It doesn’t happen very often that an artist from a Scandinavian country takes a shine to Pakistan and its diverse culture. But in contemporary times, cyberspace has made it easier for people to interact with those who come from a different cultural milieu.
Olafur Arnalds is a renowned Icelandic musician and composer. It is by sheer coincidence that he befriended a Pakistani through the internet and then came to Pakistan at her invitation. Below are excerpts from a conversation Icon had with the Icelandic artist.
Can you talk us through your journey to Pakistan?
Olafur Arnalds: The wonders of the internet! I became pen pals with a Pakistani girl in 2006 on Myspace. We became good friends and met in London when she was in school there. Afterwards, I came to Lahore to attend her wedding.
Did you have any concerns? How did your friends and family feel about going to Pakistan?
OA: I did not. My mother was maybe a little concerned but my father wanted to come with me! Thankfully I have travelled enough around the world to realise that it is not black and white. There is a whole spectrum of people and possibilities, but the mainstream news media tends to only represent a small fraction of that.
Visiting Icelandic instrumentalist Olafur Arnalds’ thoughts on Pakistan and its diverse soundscape
What was your first impression after you arrived here? I imagine it must’ve felt a little chaotic.
OA: It’s true it takes a little while to get used to the surroundings, but I was mostly fascinated by it. I arrived late at night but stayed awake so I could watch the sunrise over the city.
How different did you find Pakistan from Iceland?
OA: Oh, it’s very, very different. Iceland is a slow, calm place with very few people; no traffic and nobody carries guns. So, the culture shock was quite big. But that’s what makes it important to experience.
What were the places in Lahore that you liked most?
OA: We mostly did wedding activities, but I had a couple of days to explore and went to the walled city, Badshahi Mosque and Wazir Khan Mosque. I think Wazir Khan is my favourite.
What are your thoughts on Pakistani wedding music? Did you get to learn any bhangra moves? What about other kinds of local music?
OA: Our group of foreigners attending the wedding learned a dance routine that we performed at the mehndi to much amusement of the locals. But in general, I loved the music at the events, and found the Bollywood remixes of popular Western songs particularly amusing.
You’re a vegetarian and Pakistanis love their meat. The only guaranteed vegetarian food you will find in every Pakistani restaurant is French fries. Did you have any trouble with the food?
OA: There were a couple of events where I could only eat naan. But generally, there were always great vegetarian options. I liked the Pakistani spinach dish in particular.
You have mentioned somewhere that you were trolled and received a lot of hateful comments because of your visit to Pakistan. I personally can’t imagine why anyone would send you hate mail for travelling. What kind of hate mail did you get?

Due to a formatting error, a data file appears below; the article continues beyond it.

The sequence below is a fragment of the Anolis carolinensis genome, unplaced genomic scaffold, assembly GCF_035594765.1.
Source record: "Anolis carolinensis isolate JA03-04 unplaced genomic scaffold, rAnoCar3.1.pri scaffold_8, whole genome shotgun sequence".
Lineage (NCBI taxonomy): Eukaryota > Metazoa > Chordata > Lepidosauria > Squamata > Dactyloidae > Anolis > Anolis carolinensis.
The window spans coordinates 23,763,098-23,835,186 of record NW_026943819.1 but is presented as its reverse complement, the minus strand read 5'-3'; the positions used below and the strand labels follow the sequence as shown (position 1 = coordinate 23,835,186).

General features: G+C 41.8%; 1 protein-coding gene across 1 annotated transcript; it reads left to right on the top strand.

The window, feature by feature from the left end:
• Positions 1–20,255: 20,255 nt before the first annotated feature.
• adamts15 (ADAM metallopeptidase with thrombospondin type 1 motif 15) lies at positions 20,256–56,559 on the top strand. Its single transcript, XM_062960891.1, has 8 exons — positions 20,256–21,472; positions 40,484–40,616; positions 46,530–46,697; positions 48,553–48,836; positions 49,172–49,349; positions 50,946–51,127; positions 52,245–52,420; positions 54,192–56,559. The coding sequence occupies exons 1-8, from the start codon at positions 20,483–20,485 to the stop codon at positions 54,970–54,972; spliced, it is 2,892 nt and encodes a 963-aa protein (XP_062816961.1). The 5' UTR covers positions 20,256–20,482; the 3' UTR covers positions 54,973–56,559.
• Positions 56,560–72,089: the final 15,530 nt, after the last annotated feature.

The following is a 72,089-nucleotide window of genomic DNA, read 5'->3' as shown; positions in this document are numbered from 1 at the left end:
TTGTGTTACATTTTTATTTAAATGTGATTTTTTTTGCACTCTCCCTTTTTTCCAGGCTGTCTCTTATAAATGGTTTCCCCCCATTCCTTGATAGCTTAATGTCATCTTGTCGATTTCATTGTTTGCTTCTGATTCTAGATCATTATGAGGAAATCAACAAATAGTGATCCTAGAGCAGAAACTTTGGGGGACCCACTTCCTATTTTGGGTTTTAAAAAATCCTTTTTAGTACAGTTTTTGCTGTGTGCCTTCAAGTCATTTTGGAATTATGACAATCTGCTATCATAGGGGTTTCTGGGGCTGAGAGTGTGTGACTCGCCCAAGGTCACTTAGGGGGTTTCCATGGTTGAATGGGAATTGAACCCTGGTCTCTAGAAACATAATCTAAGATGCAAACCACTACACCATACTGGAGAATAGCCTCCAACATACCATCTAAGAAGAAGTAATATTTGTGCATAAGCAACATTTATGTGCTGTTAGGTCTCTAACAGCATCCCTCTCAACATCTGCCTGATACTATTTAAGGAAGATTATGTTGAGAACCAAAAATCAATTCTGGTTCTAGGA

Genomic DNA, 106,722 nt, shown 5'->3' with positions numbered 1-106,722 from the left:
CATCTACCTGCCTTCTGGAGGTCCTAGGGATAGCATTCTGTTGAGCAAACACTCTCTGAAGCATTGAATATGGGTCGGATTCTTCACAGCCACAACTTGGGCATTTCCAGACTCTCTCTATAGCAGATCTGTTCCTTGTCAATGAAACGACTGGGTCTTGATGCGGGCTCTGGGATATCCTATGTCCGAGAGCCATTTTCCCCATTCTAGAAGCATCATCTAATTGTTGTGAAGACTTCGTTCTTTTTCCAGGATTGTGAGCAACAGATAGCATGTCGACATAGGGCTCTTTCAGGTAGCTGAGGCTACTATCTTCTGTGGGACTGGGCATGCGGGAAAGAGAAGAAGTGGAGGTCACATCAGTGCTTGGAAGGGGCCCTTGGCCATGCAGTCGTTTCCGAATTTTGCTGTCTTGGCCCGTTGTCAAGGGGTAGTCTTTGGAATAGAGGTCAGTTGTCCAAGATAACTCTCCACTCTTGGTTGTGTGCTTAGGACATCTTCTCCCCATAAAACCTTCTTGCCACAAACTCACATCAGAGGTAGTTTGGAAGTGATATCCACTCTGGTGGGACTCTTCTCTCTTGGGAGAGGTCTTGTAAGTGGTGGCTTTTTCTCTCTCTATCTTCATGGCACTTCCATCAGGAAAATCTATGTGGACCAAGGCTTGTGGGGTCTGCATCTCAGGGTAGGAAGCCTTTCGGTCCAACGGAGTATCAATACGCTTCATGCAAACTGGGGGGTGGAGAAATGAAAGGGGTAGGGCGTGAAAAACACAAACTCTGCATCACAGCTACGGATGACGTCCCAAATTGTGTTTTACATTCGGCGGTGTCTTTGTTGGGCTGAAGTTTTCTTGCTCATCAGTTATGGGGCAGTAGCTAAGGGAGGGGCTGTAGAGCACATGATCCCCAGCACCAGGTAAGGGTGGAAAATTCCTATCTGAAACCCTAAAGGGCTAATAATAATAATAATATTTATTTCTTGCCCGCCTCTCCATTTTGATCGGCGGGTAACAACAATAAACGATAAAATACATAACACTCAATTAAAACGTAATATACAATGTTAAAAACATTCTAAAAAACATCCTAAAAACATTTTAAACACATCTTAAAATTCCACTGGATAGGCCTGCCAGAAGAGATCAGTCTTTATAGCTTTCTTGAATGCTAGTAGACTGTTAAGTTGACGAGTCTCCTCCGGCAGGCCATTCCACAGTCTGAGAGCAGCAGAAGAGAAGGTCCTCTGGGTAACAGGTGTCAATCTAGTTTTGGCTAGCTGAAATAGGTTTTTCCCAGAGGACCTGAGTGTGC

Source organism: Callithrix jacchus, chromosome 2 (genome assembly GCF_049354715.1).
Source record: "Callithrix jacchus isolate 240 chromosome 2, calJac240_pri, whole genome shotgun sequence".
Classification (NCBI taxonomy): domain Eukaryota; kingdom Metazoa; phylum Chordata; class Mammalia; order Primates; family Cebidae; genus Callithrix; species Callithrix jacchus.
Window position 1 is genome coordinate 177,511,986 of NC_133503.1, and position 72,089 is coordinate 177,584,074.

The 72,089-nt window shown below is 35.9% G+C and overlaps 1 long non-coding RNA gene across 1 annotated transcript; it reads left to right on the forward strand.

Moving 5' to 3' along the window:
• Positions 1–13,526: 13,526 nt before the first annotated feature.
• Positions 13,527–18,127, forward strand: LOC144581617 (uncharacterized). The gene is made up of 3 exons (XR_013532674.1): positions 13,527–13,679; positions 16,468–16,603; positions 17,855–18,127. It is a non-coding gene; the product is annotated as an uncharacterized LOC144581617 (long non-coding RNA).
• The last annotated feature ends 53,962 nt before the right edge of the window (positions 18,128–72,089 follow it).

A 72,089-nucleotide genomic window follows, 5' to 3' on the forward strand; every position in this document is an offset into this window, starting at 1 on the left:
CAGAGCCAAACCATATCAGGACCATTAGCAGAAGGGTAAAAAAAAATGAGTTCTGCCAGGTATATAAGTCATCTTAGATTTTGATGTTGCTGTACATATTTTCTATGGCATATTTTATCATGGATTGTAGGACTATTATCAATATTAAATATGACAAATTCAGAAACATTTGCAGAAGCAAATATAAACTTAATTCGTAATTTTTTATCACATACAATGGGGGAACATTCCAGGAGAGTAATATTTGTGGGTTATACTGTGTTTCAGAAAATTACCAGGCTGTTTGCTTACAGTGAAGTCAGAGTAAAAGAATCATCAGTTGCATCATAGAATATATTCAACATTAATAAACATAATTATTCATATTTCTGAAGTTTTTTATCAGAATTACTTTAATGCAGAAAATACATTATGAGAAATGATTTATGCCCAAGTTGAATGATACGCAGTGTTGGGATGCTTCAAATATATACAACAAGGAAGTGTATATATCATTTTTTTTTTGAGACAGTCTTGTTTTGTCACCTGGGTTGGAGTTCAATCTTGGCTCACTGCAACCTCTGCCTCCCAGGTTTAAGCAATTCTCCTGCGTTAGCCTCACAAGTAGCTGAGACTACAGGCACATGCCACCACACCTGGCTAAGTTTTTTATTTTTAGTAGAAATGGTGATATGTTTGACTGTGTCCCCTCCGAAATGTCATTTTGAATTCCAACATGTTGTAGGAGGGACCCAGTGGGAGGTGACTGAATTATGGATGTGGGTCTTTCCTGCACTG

OA: The world is a strange place. I mean, people voted for Trump.
Do you plan to return to Pakistan?
OA: Yes. I’m already planning a trip to the north to visit the Hunza Valley.
Other than wedding music, have you had a chance to explore the diverse soundscape of Pakistani music?
OA: I did not get a chance to discover the real local music scene, unfortunately. I do know of the Sachal Jazz Ensemble in Lahore. They are great!
When I first started listening to bands from Iceland (around 15 years ago), it seemed like a place that was a little harder to get to and relatively isolated from the rest of the world. Which is also what made Icelandic music so unique — now and then, there is a certain silence in its sound, peaceful spaces and just a hint of stirring melancholy. Iceland is currently one of the top destinations in the world for tourism. How do you think that has changed the country? Has all of this exposure changed the character of its music?
OA: There is more pop music now, for sure. The world has become smaller and we have more influence from other countries, so many artists sound more ‘American’ now. I think it also has to do with the fact that people now believe they can make it in the ‘big world’, so they try to fit into the worldwide mainstream scene. Whereas in the past people were more tied to Iceland and didn’t try to be commercial and mainstream. That being said, there is still a lot of amazing music there.
In the middle of all of this tourism madness, is it easy to find peace and space to create music like before again?
OA: It’s not like the place is packed with people. It’s just more active, more busy. But with that comes also a bigger audience for what you do and a lot of new activities for the locals to do in the city. It’s still easy to go a little bit outside the city and find complete calm and quiet.
In the course of recording Island Songs, was there anything that you learned about your country that you were previously unaware of?
OA: It was most interesting for me to see how people do music for different reasons. On my travels, I met a lot of people who were simply doing music for the sake of music, almost as a community service. They would do music in order to bring their small villages together, to celebrate, to mourn. Serving a very important role in their community but not in the sense of standing on stage and playing in front of thousands of fans.
Do you have any plans of going towards the East with your musical collaborations? If yes, would you elaborate on that?
OA: No real plans, so far. But I have noticed a lot of Persian musicians making mash-ups with my music and I find that fascinating. Nothing Pakistani so far though.
Published in Dawn, ICON, September 10th, 2017